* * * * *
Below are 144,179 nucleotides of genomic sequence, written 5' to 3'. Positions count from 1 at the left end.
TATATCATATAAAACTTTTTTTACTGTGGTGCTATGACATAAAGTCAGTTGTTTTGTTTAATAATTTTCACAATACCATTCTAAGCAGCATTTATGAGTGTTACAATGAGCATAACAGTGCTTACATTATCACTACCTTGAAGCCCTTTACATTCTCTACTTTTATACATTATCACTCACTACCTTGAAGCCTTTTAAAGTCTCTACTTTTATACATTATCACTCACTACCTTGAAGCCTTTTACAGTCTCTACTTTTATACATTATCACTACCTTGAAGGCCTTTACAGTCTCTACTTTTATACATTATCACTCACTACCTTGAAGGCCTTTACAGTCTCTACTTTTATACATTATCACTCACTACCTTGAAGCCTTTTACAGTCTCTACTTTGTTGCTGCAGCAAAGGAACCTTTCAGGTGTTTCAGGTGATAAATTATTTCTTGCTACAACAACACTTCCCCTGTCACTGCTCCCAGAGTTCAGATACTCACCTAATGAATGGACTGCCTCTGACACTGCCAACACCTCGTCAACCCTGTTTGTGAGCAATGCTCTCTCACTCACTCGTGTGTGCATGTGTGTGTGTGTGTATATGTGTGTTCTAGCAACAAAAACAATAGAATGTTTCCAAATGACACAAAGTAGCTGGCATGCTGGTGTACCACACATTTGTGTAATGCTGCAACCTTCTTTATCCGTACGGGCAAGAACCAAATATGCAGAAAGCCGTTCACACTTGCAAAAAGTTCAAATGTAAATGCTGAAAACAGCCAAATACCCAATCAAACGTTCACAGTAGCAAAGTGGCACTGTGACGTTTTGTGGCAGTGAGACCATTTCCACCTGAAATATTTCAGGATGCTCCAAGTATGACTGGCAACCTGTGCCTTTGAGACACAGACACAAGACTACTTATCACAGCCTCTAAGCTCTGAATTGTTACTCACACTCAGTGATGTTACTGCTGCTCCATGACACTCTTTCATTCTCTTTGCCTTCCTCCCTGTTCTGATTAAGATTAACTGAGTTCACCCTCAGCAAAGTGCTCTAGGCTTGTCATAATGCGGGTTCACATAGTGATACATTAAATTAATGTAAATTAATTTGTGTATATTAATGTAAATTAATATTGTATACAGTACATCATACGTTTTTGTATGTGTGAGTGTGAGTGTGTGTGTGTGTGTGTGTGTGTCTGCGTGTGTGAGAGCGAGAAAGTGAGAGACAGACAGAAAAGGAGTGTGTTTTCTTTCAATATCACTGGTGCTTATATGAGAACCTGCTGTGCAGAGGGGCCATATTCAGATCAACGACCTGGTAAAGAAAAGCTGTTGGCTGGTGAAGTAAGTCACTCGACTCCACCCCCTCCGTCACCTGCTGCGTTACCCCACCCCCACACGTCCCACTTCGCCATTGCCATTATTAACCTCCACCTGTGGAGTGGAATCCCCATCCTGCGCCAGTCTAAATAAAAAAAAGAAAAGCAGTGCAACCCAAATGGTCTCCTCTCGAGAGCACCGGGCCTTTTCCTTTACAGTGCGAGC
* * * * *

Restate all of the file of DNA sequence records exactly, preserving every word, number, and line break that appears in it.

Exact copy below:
Below are 144,179 nucleotides of genomic sequence, written 5' to 3'. Positions count from 1 at the left end.
TATATCATATAAAACTTTTTTTACTGTGGTGCTATGACATAAAGTCAGTTGTTTTGTTTAATAATTTTCACAATACCATTCTAAGCAGCATTTATGAGTGTTACAATGAGCATAACAGTGCTTACATTATCACTACCTTGAAGCCCTTTACATTCTCTACTTTTATACATTATCACTCACTACCTTGAAGCCTTTTAAAGTCTCTACTTTTATACATTATCACTCACTACCTTGAAGCCTTTTACAGTCTCTACTTTTATACATTATCACTACCTTGAAGGCCTTTACAGTCTCTACTTTTATACATTATCACTCACTACCTTGAAGGCCTTTACAGTCTCTACTTTTATACATTATCACTCACTACCTTGAAGCCTTTTACAGTCTCTACTTTGTTGCTGCAGCAAAGGAACCTTTCAGGTGTTTCAGGTGATAAATTATTTCTTGCTACAACAACACTTCCCCTGTCACTGCTCCCAGAGTTCAGATACTCACCTAATGAATGGACTGCCTCTGACACTGCCAACACCTCGTCAACCCTGTTTGTGAGCAATGCTCTCTCACTCACTCGTGTGTGCATGTGTGTGTGTGTGTATATGTGTGTTCTAGCAACAAAAACAATAGAATGTTTCCAAATGACACAAAGTAGCTGGCATGCTGGTGTACCACACATTTGTGTAATGCTGCAACCTTCTTTATCCGTACGGGCAAGAACCAAATATGCAGAAAGCCGTTCACACTTGCAAAAAGTTCAAATGTAAATGCTGAAAACAGCCAAATACCCAATCAAACGTTCACAGTAGCAAAGTGGCACTGTGACGTTTTGTGGCAGTGAGACCATTTCCACCTGAAATATTTCAGGATGCTCCAAGTATGACTGGCAACCTGTGCCTTTGAGACACAGACACAAGACTACTTATCACAGCCTCTAAGCTCTGAATTGTTACTCACACTCAGTGATGTTACTGCTGCTCCATGACACTCTTTCATTCTCTTTGCCTTCCTCCCTGTTCTGATTAAGATTAACTGAGTTCACCCTCAGCAAAGTGCTCTAGGCTTGTCATAATGCGGGTTCACATAGTGATACATTAAATTAATGTAAATTAATTTGTGTATATTAATGTAAATTAATATTGTATACAGTACATCATACGTTTTTGTATGTGTGAGTGTGAGTGTGTGTGTGTGTGTGTGTGTGTCTGCGTGTGTGAGAGCGAGAAAGTGAGAGACAGACAGAAAAGGAGTGTGTTTTCTTTCAATATCACTGGTGCTTATATGAGAACCTGCTGTGCAGAGGGGCCATATTCAGATCAACGACCTGGTAAAGAAAAGCTGTTGGCTGGTGAAGTAAGTCACTCGACTCCACCCCCTCCGTCACCTGCTGCGTTACCCCACCCCCACACGTCCCACTTCGCCATTGCCATTATTAACCTCCACCTGTGGAGTGGAATCCCCATCCTGCGCCAGTCTAAATAAAAAAAAGAAAAGCAGTGCAACCCAAATGGTCTCCTCTCGAGAGCACCGGGCCTTTTCCTTTACAGTGCGAGC